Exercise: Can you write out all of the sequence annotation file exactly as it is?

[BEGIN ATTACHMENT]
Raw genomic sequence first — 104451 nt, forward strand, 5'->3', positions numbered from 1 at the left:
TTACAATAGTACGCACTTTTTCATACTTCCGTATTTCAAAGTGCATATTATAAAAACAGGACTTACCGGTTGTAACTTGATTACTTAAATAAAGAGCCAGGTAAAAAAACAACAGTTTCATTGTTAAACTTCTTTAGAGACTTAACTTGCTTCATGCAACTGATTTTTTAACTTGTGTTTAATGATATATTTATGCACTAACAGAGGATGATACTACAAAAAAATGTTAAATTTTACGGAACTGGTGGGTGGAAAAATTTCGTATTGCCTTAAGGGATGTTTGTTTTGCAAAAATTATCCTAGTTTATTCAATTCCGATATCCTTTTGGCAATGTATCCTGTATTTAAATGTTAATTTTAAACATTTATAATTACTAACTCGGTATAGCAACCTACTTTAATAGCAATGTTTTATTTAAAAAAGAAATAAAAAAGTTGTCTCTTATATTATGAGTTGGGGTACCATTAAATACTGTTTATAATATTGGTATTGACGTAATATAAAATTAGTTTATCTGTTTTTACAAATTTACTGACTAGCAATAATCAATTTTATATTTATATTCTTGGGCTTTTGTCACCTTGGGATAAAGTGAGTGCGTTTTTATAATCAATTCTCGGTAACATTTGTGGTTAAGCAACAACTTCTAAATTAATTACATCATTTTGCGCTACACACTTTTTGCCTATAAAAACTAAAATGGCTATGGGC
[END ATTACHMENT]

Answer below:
Raw genomic sequence first — 104451 nt, forward strand, 5'->3', positions numbered from 1 at the left:
TTACAATAGTACGCACTTTTTCATACTTCCGTATTTCAAAGTGCATATTATAAAAACAGGACTTACCGGTTGTAACTTGATTACTTAAATAAAGAGCCAGGTAAAAAAACAACAGTTTCATTGTTAAACTTCTTTAGAGACTTAACTTGCTTCATGCAACTGATTTTTTAACTTGTGTTTAATGATATATTTATGCACTAACAGAGGATGATACTACAAAAAAATGTTAAATTTTACGGAACTGGTGGGTGGAAAAATTTCGTATTGCCTTAAGGGATGTTTGTTTTGCAAAAATTATCCTAGTTTATTCAATTCCGATATCCTTTTGGCAATGTATCCTGTATTTAAATGTTAATTTTAAACATTTATAATTACTAACTCGGTATAGCAACCTACTTTAATAGCAATGTTTTATTTAAAAAAGAAATAAAAAAGTTGTCTCTTATATTATGAGTTGGGGTACCATTAAATACTGTTTATAATATTGGTATTGACGTAATATAAAATTAGTTTATCTGTTTTTACAAATTTACTGACTAGCAATAATCAATTTTATATTTATATTCTTGGGCTTTTGTCACCTTGGGATAAAGTGAGTGCGTTTTTATAATCAATTCTCGGTAACATTTGTGGTTAAGCAACAACTTCTAAATTAATTACATCATTTTGCGCTACACACTTTTTGCCTATAAAAACTAAAATGGCTATGGGC